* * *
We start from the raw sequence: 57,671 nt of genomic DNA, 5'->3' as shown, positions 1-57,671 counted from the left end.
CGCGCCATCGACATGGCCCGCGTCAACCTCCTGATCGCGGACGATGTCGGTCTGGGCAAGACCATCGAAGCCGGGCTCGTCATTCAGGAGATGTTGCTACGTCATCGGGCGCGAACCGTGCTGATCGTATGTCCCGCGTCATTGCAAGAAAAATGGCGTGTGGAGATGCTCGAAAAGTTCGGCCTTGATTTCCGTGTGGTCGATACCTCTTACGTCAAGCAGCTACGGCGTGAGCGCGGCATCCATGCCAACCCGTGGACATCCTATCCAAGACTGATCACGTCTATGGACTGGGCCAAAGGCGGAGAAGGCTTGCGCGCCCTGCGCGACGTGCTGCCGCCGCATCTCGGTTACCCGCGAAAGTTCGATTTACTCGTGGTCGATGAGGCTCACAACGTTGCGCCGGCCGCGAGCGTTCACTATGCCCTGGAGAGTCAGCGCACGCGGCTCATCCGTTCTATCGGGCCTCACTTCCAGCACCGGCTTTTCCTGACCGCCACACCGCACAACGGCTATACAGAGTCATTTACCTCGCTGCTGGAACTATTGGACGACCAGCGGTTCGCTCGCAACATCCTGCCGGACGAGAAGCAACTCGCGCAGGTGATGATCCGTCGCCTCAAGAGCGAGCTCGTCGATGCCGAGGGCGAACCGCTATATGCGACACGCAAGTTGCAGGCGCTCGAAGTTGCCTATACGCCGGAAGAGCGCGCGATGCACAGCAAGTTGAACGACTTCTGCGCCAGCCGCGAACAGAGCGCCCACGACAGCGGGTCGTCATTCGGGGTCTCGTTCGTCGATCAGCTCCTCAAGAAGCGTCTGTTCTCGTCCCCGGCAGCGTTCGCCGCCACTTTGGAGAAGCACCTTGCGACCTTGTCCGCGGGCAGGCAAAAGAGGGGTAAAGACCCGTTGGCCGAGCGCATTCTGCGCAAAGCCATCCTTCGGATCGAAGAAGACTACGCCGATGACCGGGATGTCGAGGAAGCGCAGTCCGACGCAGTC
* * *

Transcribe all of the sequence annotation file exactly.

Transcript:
We start from the raw sequence: 57,671 nt of genomic DNA, 5'->3' as shown, positions 1-57,671 counted from the left end.
CGCGCCATCGACATGGCCCGCGTCAACCTCCTGATCGCGGACGATGTCGGTCTGGGCAAGACCATCGAAGCCGGGCTCGTCATTCAGGAGATGTTGCTACGTCATCGGGCGCGAACCGTGCTGATCGTATGTCCCGCGTCATTGCAAGAAAAATGGCGTGTGGAGATGCTCGAAAAGTTCGGCCTTGATTTCCGTGTGGTCGATACCTCTTACGTCAAGCAGCTACGGCGTGAGCGCGGCATCCATGCCAACCCGTGGACATCCTATCCAAGACTGATCACGTCTATGGACTGGGCCAAAGGCGGAGAAGGCTTGCGCGCCCTGCGCGACGTGCTGCCGCCGCATCTCGGTTACCCGCGAAAGTTCGATTTACTCGTGGTCGATGAGGCTCACAACGTTGCGCCGGCCGCGAGCGTTCACTATGCCCTGGAGAGTCAGCGCACGCGGCTCATCCGTTCTATCGGGCCTCACTTCCAGCACCGGCTTTTCCTGACCGCCACACCGCACAACGGCTATACAGAGTCATTTACCTCGCTGCTGGAACTATTGGACGACCAGCGGTTCGCTCGCAACATCCTGCCGGACGAGAAGCAACTCGCGCAGGTGATGATCCGTCGCCTCAAGAGCGAGCTCGTCGATGCCGAGGGCGAACCGCTATATGCGACACGCAAGTTGCAGGCGCTCGAAGTTGCCTATACGCCGGAAGAGCGCGCGATGCACAGCAAGTTGAACGACTTCTGCGCCAGCCGCGAACAGAGCGCCCACGACAGCGGGTCGTCATTCGGGGTCTCGTTCGTCGATCAGCTCCTCAAGAAGCGTCTGTTCTCGTCCCCGGCAGCGTTCGCCGCCACTTTGGAGAAGCACCTTGCGACCTTGTCCGCGGGCAGGCAAAAGAGGGGTAAAGACCCGTTGGCCGAGCGCATTCTGCGCAAAGCCATCCTTCGGATCGAAGAAGACTACGCCGATGACCGGGATGTCGAGGAAGCGCAGTCCGACGCAGTC